From a world-class keeper suddenly gone bad to a lack of leadership at the top, Spain’s World Cup has hardly gone to plan – here’s 5 things gone awry
1 – A keeper with cold feet
The David De Gea affair has been hands-down the biggest issue. We’re just not talking about his disastrous game against Portugal in the opener. Manchester United’s keeper has been as soft as a soufflé in all three games, displaying a lack of confidence never seen before.
The point isn’t to slam De Gea, but to seek the best for the team. Take Argentina, for example: a huge Willy Caballero mistake handed Croatia the win in Game two. The goalie was switched for Franco Armani and the move worked pretty well showing Spain the way to go. Kepa Arrizabalaga has the skills and Pepe Reina packs plenty of experience: the choice is Fernando Hierro’s, although it’s unlikely he will pull off such a bold stunt versus Russia.
2 – Grant Aspas more playtime
The VAR controversy surrounding the play detracted from just how utterly magnificent Iago Aspas’ finish was against Morocco. A back-heel goal which only a handful of players are capable of performing.
And that’s precisely what Aspas provides on the pitch: unpredictability and that much-needed magic touch. Up to this point, Spain hasn’t come even close to the lightning-speed, pass-and-run play style that allowed their dominance between 2008 and 2012. To get back on track, the team needs skill, imagination and a physical performance level that not many have after a long season. Aspas is fit, fine-tuned and ready. Starting the Celta Vigo striker against Russia would be the wisest choice.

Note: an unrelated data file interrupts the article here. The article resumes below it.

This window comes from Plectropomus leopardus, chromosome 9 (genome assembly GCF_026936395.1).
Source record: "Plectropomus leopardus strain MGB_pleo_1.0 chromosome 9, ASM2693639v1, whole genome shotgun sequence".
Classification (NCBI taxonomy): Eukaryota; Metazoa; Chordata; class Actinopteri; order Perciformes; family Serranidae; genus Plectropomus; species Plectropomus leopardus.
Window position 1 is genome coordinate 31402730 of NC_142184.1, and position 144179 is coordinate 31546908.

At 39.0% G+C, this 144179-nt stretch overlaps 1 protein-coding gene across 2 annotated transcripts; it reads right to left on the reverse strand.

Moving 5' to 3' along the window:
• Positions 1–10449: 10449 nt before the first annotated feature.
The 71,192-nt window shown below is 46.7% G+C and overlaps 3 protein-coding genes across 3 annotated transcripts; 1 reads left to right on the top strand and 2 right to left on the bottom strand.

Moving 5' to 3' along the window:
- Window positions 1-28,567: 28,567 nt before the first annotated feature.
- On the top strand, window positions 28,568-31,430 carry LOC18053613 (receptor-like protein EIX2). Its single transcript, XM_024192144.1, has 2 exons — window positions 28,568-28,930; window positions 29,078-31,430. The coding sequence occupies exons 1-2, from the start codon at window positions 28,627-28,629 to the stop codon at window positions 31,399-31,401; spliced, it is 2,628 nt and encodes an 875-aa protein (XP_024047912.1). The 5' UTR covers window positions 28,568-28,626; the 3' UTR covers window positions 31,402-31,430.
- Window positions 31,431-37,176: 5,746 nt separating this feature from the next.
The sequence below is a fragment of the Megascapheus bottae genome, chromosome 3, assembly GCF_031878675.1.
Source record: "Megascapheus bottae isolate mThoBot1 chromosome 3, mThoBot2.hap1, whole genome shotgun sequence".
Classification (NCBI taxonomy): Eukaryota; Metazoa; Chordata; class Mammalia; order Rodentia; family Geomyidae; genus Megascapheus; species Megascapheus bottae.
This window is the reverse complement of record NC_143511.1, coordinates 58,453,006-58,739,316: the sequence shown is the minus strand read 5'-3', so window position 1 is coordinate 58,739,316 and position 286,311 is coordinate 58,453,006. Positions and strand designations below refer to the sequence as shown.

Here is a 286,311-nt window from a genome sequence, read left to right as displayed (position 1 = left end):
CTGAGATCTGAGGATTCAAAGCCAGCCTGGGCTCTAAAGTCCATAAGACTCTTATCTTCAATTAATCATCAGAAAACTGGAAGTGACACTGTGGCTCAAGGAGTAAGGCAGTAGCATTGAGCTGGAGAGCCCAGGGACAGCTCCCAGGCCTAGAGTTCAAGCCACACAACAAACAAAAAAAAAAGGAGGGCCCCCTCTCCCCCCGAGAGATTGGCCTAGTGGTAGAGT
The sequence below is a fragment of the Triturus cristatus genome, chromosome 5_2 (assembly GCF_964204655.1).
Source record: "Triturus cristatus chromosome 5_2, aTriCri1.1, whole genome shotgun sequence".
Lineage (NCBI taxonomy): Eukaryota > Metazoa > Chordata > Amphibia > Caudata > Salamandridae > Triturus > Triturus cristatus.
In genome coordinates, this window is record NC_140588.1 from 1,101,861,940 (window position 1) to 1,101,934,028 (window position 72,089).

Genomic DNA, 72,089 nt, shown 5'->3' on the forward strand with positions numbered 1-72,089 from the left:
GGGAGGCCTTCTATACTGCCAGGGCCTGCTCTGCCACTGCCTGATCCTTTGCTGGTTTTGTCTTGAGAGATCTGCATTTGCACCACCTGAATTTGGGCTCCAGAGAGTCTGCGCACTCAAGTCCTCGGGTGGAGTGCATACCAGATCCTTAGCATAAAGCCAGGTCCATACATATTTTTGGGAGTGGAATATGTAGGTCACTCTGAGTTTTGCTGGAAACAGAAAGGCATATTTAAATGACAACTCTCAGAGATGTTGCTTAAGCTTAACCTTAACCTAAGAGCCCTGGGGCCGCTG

3 – Iniesta and Busquets pay the price
The season has been excruciatingly long for a few players: The Madridsistas had the Champions League final and the Barça players chased an unbeaten record.
Spain’s midfield has traditionally relied on the fitness and competitiveness of the Culé engine room but with Xavi gone and both Andres Iniesta and Sergi Busquets low on gas, fans are demanding some new blood.
Koke is the safest choice and can perform containment tasks right next to ‘Busi’, but Hierro could also try a different approach by starting Saúl Ñíguez, who brings three positives: young and physically ready, combines recovering balls with quality circulation, and sports a precise mid and long-range shooting ability that could unlock tight games.
4 – Hierro and predetermined subs
Fernando Hierro’s inexperience with this group of players is holding the team back when things go south and he has to ramp up attacking productivity with players off the bench. Most of the time, the subs are predictable and, too ‘safe’. Making things easy for the scouts of other sides isn’t a smart idea.
The fact that Hierro became the manager only 48 hours before the national team played their first game means that his knowledge of each player’s strengths and weaknesses isn’t going to be the best. In that sense, Spain will do well if things go smoothly and according to plan… but, as we’ve seen in earlier games, they will suffer if the opposition scores first.
5 – Overall self-management
Some believe Sergio Ramos or Gerard Piqué have more power in the locker room than Hierro himself. That’s not a long-shot. After all, this group of players were manager-less only two days before the World Cup due to Lopetegui secretly signing for Real Madrid. The manager’s mind wasn’t 100% committed to the tournament, so the Federation’s president had only one choice: sack him on the spot.
It’s self-management, then. Hierro will act as the head coach but most of the success or failure will rest upon the player’s shoulders. Only they can play as a team, only they can score the goals, only they can detect any flaws and course-correct them from one game to the next. Up to this point, Spain have been pretty sucky, but finished first in Group B. Who knows: maybe their first ‘good’ game will come in the Last 16 round against Russia.